• Announcements

    • khawk

      Download the Game Design and Indie Game Marketing Freebook   07/19/17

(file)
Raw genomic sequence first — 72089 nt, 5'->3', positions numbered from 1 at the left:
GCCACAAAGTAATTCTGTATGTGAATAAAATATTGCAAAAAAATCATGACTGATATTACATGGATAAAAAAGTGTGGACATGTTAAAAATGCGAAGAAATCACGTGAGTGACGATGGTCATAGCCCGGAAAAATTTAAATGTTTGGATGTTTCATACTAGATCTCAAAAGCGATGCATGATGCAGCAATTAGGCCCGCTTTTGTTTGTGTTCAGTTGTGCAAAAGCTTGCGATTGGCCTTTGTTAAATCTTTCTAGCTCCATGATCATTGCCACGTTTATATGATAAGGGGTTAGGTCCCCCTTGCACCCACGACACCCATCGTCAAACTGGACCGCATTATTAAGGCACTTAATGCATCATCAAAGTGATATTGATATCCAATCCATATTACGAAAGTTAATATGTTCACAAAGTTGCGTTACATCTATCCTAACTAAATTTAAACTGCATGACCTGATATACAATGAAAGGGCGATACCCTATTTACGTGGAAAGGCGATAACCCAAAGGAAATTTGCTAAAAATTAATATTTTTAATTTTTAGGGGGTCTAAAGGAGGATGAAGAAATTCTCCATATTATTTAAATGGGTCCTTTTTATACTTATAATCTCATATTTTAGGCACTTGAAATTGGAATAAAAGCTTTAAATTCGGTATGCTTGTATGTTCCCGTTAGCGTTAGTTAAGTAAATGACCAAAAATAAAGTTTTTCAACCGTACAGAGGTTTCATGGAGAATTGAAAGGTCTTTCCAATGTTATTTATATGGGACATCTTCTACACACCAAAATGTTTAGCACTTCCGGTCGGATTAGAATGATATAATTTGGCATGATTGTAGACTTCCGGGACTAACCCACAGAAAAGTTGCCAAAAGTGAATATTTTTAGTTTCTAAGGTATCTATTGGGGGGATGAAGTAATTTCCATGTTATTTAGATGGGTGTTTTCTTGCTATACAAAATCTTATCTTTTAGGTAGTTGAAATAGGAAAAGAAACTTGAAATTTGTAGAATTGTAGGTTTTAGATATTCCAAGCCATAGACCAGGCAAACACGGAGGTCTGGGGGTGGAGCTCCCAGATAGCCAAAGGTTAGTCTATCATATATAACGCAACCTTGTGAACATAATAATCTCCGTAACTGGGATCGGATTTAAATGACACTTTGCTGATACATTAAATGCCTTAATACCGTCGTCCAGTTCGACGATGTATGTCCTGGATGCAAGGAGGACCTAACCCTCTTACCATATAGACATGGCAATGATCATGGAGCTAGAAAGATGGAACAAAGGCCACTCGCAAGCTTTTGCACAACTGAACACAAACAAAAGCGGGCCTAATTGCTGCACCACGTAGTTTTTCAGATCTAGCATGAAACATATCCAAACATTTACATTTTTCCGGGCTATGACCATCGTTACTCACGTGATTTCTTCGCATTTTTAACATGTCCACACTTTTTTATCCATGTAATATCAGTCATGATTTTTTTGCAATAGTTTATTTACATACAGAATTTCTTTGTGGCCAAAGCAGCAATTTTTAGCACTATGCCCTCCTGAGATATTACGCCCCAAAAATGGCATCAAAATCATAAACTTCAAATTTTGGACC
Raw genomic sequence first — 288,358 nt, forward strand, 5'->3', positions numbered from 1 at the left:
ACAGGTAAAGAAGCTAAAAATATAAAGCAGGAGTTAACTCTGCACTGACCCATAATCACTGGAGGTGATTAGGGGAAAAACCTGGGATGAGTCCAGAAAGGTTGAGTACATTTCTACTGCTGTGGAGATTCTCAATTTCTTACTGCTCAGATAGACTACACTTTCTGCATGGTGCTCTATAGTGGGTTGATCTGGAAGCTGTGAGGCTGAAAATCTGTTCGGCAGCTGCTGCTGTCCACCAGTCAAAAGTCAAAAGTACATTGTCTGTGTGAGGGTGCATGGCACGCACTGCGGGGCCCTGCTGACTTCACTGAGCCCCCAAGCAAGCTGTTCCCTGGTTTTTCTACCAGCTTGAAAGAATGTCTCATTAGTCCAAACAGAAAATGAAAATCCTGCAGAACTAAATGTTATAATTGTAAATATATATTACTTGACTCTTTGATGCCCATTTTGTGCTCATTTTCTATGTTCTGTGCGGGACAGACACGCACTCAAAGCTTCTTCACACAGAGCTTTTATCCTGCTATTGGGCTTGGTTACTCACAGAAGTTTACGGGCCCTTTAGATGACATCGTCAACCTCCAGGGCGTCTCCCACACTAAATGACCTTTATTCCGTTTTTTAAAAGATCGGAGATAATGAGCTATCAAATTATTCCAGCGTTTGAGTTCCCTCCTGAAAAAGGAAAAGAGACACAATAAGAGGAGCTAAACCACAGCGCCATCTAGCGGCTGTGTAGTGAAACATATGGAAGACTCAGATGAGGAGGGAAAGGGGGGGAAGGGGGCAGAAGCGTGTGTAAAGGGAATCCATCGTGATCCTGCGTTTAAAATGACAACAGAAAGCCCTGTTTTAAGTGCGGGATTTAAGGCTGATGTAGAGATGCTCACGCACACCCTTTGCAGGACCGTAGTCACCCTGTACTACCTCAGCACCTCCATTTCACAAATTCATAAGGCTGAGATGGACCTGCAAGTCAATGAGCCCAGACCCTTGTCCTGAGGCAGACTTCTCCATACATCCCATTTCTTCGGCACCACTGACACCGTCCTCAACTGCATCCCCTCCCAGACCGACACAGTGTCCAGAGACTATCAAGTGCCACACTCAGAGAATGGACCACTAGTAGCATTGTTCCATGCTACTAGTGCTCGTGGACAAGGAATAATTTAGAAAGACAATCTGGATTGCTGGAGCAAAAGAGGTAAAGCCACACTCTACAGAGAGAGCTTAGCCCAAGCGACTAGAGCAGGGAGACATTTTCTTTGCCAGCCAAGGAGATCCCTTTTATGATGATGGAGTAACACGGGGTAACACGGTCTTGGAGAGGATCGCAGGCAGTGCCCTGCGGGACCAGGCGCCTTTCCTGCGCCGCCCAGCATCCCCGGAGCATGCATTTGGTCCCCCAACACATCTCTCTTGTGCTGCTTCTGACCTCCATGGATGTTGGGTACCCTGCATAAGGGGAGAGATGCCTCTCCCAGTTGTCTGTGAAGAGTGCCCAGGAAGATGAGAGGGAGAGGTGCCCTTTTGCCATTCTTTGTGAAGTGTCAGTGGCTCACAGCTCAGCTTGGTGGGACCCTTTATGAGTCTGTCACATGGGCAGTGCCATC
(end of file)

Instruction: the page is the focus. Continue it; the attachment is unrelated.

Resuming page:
GameDev.net and CRC Press have teamed up to bring a free ebook of content curated from top titles published by CRC Press. The freebook, Practices of Game Design & Indie Game Marketing, includes chapters from The Art of Game Design: A Book of Lenses, A Practical Guide to Indie Game Marketing, and An Architectural Approach to Level Design. The GameDev.net FreeBook is relevant to game designers, developers, and those interested in learning more about the challenges in game development. We know game development can be a tough discipline and business, so we picked several chapters from CRC Press titles that we thought would be of interest to you, the GameDev.net audience, in your journey to design, develop, and market your next game. The free ebook is available through CRC Press by clicking here. The Curated Books The Art of Game Design: A Book of Lenses, Second Edition, by Jesse Schell Presents 100+ sets of questions, or different lenses, for viewing a game’s design, encompassing diverse fields such as psychology, architecture, music, film, software engineering, theme park design, mathematics, anthropology, and more. Written by one of the world's top game designers, this book describes the deepest and most fundamental principles of game design, demonstrating how tactics used in board, card, and athletic games also work in video games. It provides practical instruction on creating world-class games that will be played again and again. View it here. A Practical Guide to Indie Game Marketing, by Joel Dreskin Marketing is an essential but too frequently overlooked or minimized component of the release plan for indie games. A Practical Guide to Indie Game Marketing provides you with the tools needed to build visibility and sell your indie games. With special focus on those developers with small budgets and limited staff and resources, this book is packed with tangible recommendations and techniques that you can put to use immediately. As a seasoned professional of the indie game arena, author Joel Dreskin gives you insight into practical, real-world experiences of marketing numerous successful games and also provides stories of the failures. View it here. An Architectural Approach to Level Design This is one of the first books to integrate architectural and spatial design theory with the field of level design. The book presents architectural techniques and theories for level designers to use in their own work. It connects architecture and level design in different ways that address the practical elements of how designers construct space and the experiential elements of how and why humans interact with this space. Throughout the text, readers learn skills for spatial layout, evoking emotion through gamespaces, and creating better levels through architectural theory. View it here. Learn more and download the ebook by clicking here. Did you know? GameDev.net and CRC Press also recently teamed up to bring GDNet+ Members up to a 20% discount on all CRC Press books. Learn more about this and other benefits here.